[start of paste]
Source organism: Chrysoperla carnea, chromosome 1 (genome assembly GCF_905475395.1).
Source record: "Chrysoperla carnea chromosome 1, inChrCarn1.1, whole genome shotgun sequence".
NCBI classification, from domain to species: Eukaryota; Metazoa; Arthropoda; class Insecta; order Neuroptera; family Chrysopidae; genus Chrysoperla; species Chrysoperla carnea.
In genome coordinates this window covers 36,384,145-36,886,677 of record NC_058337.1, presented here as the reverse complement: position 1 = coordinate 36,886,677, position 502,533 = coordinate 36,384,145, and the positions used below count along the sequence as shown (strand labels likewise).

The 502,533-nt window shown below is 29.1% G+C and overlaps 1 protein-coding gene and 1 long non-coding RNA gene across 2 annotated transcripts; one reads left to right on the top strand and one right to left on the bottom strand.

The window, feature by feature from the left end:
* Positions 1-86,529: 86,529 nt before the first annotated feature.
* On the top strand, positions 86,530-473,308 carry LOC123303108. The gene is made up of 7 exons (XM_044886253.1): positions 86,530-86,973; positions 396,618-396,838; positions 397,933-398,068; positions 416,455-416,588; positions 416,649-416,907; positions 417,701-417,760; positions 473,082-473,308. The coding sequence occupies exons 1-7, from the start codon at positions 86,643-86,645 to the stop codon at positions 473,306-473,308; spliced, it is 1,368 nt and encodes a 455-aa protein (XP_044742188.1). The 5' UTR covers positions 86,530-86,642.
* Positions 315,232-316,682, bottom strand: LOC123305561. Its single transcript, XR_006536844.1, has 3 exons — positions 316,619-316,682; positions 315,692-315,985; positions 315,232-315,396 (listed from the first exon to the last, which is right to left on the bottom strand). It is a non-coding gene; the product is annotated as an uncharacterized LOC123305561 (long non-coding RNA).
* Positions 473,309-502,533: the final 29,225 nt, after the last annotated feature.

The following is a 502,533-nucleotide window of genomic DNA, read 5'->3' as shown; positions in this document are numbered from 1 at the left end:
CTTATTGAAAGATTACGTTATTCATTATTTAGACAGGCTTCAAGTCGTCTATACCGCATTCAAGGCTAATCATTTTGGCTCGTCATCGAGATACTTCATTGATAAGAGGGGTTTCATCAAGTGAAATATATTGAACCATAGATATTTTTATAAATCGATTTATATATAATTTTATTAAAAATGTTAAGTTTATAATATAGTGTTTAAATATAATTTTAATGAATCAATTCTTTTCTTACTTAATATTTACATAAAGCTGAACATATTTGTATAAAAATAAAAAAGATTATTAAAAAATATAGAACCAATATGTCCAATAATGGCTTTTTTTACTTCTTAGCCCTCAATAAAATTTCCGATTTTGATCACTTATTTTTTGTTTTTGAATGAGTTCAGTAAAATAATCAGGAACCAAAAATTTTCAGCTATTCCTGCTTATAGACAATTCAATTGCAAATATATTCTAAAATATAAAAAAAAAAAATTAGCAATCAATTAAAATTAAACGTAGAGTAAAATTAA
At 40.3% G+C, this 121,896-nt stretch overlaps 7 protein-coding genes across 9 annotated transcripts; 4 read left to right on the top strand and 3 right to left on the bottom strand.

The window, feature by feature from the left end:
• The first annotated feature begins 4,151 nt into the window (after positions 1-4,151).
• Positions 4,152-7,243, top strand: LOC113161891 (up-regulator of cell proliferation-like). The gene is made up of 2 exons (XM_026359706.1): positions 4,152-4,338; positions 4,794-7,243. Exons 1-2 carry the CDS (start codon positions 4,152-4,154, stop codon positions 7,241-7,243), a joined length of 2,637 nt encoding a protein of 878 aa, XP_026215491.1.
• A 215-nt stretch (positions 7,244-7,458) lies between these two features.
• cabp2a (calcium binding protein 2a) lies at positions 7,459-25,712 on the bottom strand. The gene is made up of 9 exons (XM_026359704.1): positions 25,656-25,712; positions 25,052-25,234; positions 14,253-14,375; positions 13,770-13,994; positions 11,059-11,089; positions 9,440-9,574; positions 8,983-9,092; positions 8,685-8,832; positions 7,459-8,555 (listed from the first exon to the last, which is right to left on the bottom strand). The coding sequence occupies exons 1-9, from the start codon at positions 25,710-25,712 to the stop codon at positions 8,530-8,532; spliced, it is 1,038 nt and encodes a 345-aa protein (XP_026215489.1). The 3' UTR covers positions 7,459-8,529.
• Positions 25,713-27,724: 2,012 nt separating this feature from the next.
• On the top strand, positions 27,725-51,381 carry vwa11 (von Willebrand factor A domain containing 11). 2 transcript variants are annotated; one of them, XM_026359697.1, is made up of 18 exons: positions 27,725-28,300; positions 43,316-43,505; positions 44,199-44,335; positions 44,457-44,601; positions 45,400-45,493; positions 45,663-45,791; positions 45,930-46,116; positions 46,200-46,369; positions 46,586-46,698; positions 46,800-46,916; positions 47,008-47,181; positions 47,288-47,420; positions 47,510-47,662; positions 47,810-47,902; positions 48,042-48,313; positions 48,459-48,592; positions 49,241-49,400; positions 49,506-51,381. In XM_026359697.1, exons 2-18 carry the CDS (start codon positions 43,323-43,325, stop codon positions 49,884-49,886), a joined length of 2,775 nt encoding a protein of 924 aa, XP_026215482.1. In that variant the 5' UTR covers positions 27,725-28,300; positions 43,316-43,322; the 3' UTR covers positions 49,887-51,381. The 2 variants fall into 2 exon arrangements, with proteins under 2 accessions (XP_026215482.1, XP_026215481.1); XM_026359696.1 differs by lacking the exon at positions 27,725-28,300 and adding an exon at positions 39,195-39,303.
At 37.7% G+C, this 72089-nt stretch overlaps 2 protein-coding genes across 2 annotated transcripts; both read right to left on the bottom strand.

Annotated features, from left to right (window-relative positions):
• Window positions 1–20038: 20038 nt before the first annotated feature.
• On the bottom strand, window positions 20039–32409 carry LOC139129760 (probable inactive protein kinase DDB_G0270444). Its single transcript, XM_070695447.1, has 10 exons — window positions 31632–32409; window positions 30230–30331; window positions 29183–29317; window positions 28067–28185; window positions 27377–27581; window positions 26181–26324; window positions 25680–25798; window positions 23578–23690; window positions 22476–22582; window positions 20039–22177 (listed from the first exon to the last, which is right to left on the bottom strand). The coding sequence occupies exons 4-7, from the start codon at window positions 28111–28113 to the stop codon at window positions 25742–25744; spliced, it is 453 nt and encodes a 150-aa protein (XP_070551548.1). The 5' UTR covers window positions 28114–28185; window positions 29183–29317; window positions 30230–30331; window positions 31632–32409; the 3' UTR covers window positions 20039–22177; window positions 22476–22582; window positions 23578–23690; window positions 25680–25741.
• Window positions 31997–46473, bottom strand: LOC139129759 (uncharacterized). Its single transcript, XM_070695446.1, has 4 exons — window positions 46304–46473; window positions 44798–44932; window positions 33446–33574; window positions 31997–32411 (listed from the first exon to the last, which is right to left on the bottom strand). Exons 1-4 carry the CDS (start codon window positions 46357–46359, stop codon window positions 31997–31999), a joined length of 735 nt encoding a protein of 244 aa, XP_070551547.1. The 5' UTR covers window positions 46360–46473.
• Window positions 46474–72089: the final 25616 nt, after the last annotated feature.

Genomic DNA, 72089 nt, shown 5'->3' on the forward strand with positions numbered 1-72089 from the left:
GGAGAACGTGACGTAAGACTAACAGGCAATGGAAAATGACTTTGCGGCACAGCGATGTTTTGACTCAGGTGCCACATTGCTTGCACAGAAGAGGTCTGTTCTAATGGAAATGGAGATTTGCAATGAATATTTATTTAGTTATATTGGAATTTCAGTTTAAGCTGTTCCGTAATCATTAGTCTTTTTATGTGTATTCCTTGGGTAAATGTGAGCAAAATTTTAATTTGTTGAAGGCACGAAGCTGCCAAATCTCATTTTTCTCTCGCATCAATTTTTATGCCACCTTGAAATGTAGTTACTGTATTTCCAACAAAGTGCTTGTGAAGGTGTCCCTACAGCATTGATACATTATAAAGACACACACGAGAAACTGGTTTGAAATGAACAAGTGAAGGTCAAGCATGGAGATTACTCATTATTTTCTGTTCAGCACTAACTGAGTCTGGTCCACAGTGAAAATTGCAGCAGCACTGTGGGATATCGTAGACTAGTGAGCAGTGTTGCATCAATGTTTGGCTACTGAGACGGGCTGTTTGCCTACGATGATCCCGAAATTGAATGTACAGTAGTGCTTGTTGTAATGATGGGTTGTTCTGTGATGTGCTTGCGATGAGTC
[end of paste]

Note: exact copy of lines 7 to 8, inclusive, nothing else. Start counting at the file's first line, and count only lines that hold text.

* Positions 1-86,529: 86,529 nt before the first annotated feature.
* On the top strand, positions 86,530-473,308 carry LOC123303108. The gene is made up of 7 exons (XM_044886253.1): positions 86,530-86,973; positions 396,618-396,838; positions 397,933-398,068; positions 416,455-416,588; positions 416,649-416,907; positions 417,701-417,760; positions 473,082-473,308. The coding sequence occupies exons 1-7, from the start codon at positions 86,643-86,645 to the stop codon at positions 473,306-473,308; spliced, it is 1,368 nt and encodes a 455-aa protein (XP_044742188.1). The 5' UTR covers positions 86,530-86,642.